We’ve been putting the Airflaps goggle ventilation system, designed for off road use to reduce lens fog without removing your goggles, to the Enduro21 test.
French company, Airflaps arrived on our radar in 2018 with their new goggle ventilation system. The simple attachments stick on the side of your helmet and Airflaps claim they are the answer to off road riders goggles problems with less heat, less fog, better vision, improved comfort and therefore safer riding.
But do they work? We’ve had several sets on test for 10 months, testing on different helmet brands, with different goggles and in different riding conditions to answer that simple question.
- Compatible with roll-offs and tear-offs.
- Prevents fog formation.
- Does not prevent goggles from sitting like normal.
- Saves you from having to take off the goggle, reducing the risk of eye injury.
- Relieves the tension on the forehead during high-speed riding.
- Goggles can be worn while waiting at a start without them getting wet.
- Handling arm can be positioned up or downside of the goggle strap.
- Helmet can be removed without removing goggles.
- The can be removed from the helmet by unscrewing the flaps off their mounts.
- 10mm adjustment for perfect fit of goggles to the face.
- Each side weighs 28grams.
I must admit a bit of scepticism before I tried the Airflaps system. There are a lot of gimmicky products in this world and they can sometimes promise more than they deliver. If I’m honest until the first time I really needed them, I was still thinking the same about the Airflaps.
Then one day, a typical damp day riding in mist, some rain and low cloud in some hills, I got hot, pushing the bike a bit through trees up hills and suddenly the Airflaps made sense.
I use anti-mist on my lenses but there are always times when you’re working hard, not travelling fast so air flow isn’t getting in the goggles, and that’s when they work. In that situation the Airflaps let the air in but keep your eyes protected from branches, sticks and any flying stones off back wheels in front of you.
For someone like me who spends a decent amount of time extreme riding, often with my goggles backwards on my helmet and off my eyes, Airflaps offer a better, safer solution – I’ve had branches and stones smack me in the eyes and it is never clever or funny.
Hot weather venting
At the other end of the weather barometer, on hot sunny days, the Airflaps let air in and keep your face cooler. On a track training session, for example doing 20 or 30 minutes of constant hard riding, having the option to flip the flaps brings some relief to my hot head. Most of the time I’ve found myself flipping the flaps as I come off the track, riding to the van or on a transfer section rather than in the test. It depends how long the test or riding session is.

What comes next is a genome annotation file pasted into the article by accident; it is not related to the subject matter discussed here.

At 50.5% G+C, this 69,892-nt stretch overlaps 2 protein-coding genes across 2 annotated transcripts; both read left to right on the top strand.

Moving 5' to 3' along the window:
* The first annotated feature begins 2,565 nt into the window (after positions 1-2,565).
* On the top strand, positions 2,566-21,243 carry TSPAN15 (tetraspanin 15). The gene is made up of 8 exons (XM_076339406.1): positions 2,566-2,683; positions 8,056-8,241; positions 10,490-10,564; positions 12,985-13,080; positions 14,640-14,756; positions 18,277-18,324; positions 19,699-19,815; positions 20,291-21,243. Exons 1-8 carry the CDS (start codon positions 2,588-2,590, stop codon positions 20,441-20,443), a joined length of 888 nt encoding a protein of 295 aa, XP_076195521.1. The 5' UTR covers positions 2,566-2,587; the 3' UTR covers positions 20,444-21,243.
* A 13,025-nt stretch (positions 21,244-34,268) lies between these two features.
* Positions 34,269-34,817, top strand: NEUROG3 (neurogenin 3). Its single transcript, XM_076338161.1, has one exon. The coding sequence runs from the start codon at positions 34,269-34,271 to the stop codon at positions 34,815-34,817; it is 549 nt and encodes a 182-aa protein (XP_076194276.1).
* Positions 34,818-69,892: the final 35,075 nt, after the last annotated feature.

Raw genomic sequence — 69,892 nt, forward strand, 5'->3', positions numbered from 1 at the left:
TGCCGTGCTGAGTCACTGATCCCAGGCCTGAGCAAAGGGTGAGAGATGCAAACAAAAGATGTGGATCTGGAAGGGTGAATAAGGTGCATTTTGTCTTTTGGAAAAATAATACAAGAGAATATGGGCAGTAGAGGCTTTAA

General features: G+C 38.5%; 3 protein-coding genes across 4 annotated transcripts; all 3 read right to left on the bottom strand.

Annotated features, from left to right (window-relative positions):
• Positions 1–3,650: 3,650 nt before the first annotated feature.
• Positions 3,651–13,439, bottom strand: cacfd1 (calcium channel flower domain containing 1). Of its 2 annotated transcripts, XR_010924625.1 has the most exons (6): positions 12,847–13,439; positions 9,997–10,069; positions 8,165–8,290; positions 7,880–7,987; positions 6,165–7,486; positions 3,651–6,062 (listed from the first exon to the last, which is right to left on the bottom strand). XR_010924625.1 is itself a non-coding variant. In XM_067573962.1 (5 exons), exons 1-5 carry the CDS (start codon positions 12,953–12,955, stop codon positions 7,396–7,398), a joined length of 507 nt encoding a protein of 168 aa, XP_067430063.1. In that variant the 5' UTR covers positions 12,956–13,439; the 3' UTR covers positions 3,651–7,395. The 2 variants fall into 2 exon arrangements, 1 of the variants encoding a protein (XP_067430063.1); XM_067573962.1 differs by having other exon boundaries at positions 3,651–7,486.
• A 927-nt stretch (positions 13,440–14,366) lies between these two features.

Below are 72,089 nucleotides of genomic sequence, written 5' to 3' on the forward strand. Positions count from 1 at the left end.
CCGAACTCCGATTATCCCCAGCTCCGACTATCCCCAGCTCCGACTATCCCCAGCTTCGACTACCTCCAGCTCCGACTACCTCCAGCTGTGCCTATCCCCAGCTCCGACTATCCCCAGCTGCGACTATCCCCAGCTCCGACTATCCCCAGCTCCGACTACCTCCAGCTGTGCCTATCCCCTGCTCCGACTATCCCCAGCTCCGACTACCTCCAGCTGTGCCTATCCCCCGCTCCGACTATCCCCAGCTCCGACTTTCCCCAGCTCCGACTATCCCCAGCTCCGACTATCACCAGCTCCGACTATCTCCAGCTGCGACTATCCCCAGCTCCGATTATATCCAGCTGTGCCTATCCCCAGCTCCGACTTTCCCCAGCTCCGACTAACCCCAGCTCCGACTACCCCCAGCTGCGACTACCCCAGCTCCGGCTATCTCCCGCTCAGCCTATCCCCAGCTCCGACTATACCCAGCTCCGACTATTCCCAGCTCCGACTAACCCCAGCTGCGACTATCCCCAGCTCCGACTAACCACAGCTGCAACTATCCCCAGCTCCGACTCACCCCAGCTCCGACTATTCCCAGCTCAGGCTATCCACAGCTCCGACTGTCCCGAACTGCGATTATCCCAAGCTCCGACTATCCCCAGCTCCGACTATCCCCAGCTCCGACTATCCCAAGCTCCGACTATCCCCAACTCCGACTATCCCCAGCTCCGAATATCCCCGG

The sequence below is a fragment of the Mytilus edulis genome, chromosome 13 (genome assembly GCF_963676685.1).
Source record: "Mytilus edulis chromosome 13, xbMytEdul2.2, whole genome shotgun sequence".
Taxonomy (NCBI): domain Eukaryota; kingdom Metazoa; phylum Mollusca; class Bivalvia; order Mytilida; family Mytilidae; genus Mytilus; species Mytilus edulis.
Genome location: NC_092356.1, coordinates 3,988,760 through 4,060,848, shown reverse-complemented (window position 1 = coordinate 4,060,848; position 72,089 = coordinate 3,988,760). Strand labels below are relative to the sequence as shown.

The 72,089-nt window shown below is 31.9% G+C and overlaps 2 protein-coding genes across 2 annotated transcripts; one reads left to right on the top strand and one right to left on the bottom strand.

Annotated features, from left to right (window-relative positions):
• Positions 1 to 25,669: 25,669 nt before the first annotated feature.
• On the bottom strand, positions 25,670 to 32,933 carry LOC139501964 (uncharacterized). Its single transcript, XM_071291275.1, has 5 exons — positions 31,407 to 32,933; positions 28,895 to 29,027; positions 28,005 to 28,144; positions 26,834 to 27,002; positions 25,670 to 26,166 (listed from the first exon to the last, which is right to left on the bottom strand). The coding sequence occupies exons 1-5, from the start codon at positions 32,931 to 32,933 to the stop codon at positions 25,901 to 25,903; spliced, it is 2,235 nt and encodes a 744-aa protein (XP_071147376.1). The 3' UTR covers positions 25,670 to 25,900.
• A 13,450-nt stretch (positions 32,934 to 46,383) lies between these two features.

Are they easy to fit?
Airflaps attach with sticky patches, much like those you find on a GoPro mount which makes them dead easy to fit. It is important to get the Airflaps in the right place before you apply any great pressure to get the thing stuck properly. Once they are on though they stay put.
They are adjustable 10mm either way and it is important to get the angle correct to match the usual position of the goggle strap on your helmet. I tried the Airflaps on different helmets and with different goggles and the key thing is to position them in the correct place before fitting.
Another point to bear in mind is different helmets have different shaping, visor positions and design features which can affect precisely where you are able to fit the Airflaps. In short it is best to weigh up exactly where you want them before you peel the sticker backing off.
The patches are available separately giving the option for switching the system between different helmets. We’ve crashed in them too, a light crash it must be said but the helmet hit the floor and the Airflap did not break off.
Are there any negatives?
A small one. When you have the Airflaps flipped out, and the goggles forward off your face, it does reduce peripheral vision a small amount naturally because they are forward of your face. That is the trade-off which might bother some people more than others.
Another point to make is your goggles don't slide on or off the helmet as easily as normal – or at least needs more care. They can get a bit ‘caught’ on the Airflaps when removing them especially when you’re knackered and your arm won’t do what you want!
Almost a year down the line testing Airflaps in all conditions I think most of the time the venting in your helmet and goggles allow air to flow pretty well so the Airflaps just sit there waiting to do their thing. But in extreme weather conditions, in both hot, cold and/or wet weather, they suddenly can make a difference and provide a solution to a perennial problem.
Don’t just take our word for it. There are some big name riders using the Airflaps system. Here’s a handy guide to how they work with Steve Holcombe, Andrea Verona and Christophe Nambotin.
Photo credit: Future7Media Jon PearsonEnduro21 Editor and Bike Testerjon.email@example.com